Queensland will open artificial intelligence for n

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Drawing the road network, Queensland will start a nearly 100 day journey of artificial intelligence vehicles

[CNMO] researchers from the University of Queensland Technology (QUT) will test an electric vehicle equipped with artificial intelligence (a

[CNMO] researchers from the University of Queensland Technology (QUT) will test an electric vehicle equipped with artificial intelligence (AI) sensors and computers with the Queensland government, Take a road trip of 1200 kilometers for 3 months in the state. The test will use or buy a new Renault Zoe vehicle with zero emission driver. Mark Baily, Minister of transport and main roads, said that this move was intended to map the Queensland road network for future vehicle technology

Michael Milford, a professor at the Australian robot vision center at Queensland University of technology, said that in the early tests, when there was paint spillage on the road, the artificial intelligence system of autonomous vehicle was at a loss, so the performance of self driving vehicles needs to be improved

AI vehicle

this test will pay special attention to improving the automatic driving AI system to better cope with lane markings, traffic lights, street signs and locations with limited GPS coverage (such as building areas or tunnels where most industrial and mining enterprises do not have strong awareness of standards). The test is part of the state's cooperative and high automated pilot program, which aims to help promote autonomous driving technology in Australia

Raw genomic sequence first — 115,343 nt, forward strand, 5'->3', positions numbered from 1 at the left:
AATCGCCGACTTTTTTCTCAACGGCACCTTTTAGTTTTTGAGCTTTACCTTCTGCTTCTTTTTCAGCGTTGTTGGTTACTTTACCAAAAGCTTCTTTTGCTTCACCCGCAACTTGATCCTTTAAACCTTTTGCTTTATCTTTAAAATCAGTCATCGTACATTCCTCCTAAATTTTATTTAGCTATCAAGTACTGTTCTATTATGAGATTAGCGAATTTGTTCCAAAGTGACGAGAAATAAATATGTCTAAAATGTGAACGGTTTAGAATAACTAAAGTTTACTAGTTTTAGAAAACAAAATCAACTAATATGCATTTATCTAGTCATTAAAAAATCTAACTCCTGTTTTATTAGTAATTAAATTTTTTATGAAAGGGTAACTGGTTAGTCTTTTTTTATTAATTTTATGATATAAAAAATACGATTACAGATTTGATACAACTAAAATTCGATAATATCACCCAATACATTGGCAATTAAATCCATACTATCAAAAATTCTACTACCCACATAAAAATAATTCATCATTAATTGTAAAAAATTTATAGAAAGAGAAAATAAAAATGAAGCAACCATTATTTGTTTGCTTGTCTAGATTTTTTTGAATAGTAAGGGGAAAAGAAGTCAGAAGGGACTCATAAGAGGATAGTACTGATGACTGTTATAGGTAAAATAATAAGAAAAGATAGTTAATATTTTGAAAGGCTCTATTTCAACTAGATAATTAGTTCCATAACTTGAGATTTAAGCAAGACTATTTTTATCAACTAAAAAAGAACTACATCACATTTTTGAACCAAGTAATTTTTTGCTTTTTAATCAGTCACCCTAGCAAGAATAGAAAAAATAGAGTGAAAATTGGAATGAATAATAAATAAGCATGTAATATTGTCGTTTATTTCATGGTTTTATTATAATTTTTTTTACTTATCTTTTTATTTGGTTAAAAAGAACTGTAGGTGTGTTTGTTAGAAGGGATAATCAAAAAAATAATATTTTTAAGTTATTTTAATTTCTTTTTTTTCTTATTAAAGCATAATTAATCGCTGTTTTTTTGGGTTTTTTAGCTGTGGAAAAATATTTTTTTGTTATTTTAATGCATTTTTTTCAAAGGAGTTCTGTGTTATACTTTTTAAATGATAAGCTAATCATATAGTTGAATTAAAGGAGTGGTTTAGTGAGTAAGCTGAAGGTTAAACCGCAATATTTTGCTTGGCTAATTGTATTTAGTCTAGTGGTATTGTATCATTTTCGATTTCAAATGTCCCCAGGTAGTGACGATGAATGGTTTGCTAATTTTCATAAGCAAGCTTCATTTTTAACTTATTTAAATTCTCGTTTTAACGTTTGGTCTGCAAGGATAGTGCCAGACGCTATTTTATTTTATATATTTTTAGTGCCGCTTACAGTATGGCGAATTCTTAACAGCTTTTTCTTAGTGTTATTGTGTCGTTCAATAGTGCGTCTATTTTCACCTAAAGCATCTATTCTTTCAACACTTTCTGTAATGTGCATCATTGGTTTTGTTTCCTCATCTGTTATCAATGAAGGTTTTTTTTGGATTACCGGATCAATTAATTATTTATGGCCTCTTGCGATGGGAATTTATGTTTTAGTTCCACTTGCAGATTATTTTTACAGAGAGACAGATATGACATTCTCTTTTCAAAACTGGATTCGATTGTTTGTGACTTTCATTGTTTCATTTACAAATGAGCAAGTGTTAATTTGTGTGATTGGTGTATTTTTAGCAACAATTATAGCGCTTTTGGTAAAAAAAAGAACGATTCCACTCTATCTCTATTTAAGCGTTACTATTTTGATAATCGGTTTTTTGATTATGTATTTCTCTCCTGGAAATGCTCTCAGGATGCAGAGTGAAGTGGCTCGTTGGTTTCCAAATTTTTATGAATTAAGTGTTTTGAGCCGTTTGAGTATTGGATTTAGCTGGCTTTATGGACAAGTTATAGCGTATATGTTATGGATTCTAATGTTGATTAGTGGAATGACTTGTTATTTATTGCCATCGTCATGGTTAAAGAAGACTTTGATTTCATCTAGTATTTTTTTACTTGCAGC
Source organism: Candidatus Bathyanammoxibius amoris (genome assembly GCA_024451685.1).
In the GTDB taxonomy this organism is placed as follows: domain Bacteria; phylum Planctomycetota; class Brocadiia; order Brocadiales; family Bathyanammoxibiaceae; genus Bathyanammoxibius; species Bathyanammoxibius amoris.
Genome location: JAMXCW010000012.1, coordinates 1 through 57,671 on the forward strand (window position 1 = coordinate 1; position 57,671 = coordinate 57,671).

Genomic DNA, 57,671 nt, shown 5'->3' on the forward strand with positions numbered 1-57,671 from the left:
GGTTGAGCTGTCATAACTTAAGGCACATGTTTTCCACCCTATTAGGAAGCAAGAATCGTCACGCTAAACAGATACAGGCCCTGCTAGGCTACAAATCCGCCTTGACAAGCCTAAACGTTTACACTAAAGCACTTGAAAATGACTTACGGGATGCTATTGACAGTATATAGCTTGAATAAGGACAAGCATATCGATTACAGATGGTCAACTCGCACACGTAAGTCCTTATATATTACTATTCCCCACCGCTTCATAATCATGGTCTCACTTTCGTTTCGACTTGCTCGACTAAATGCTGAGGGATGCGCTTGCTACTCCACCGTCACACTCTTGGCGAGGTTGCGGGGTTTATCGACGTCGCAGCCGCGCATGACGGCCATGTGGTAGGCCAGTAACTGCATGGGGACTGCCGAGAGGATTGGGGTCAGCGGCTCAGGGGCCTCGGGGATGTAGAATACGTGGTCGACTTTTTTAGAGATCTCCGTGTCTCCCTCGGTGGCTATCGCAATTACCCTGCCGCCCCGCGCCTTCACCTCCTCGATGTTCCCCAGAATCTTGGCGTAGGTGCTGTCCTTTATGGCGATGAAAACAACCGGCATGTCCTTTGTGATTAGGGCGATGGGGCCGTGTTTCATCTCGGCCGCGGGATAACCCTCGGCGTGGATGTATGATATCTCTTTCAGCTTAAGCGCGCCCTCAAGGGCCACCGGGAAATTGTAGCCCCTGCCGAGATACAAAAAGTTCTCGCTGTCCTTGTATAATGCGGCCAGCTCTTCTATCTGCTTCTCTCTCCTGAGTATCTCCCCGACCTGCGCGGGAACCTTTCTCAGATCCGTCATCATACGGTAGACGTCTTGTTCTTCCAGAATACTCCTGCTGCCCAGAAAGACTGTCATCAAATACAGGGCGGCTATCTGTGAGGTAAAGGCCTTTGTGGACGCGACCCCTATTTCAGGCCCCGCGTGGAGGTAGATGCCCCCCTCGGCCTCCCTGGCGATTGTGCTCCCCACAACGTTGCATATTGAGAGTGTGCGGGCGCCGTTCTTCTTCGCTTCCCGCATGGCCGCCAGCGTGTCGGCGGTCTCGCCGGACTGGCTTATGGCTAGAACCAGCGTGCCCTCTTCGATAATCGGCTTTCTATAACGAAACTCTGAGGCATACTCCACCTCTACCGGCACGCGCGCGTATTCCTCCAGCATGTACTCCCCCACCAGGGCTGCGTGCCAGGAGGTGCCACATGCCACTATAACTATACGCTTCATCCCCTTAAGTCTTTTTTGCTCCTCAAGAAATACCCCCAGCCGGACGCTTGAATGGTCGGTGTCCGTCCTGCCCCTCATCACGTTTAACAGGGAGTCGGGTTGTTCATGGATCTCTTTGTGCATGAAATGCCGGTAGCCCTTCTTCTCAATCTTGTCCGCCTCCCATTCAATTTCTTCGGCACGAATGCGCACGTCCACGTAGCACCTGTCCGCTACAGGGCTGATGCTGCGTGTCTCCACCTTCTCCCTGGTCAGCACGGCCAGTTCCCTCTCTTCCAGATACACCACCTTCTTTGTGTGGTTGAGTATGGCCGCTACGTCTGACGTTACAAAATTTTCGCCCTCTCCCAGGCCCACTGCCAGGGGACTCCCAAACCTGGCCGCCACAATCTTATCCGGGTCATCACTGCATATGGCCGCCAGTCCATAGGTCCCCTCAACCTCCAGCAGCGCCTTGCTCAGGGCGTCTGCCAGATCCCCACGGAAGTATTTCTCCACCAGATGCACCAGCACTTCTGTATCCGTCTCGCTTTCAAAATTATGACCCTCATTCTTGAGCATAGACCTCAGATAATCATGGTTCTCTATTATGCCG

in addition, the first vehicle with automatic license plate recognition (ANPR) system will be launched in Victoria next week. This will be the first vehicle in the state to use embedded automatic license plate recognition technology. The vehicle will start patrolling the Bendigo area on February 21. The state plans to launch 221 police vehicles equipped with automatic license plate recognition (ANPR) technology in the next two years

Victoria police said that ANPR will allow the police to detect drivers who have been suspended, disqualified or without a license, and can detect unregistered or stolen vehicles and stolen license plates. This technical initiative is part of the Victorian government's "towards zero" initiative, which aims to make roads safer and achieve the goal of zero deaths on the state's roads

Stephen leane, assistant director of highway police command, said that through this new function, the police can more easily find and transfer people who should not appear on the highway. He said: "the system will allow us to scan about 5000 license plates every day, which is also an important factor for the smooth progress of the experiment and the accuracy of the experimental results. This is a significant increase in the number of manual completion than our police officers can improve the safety performance."

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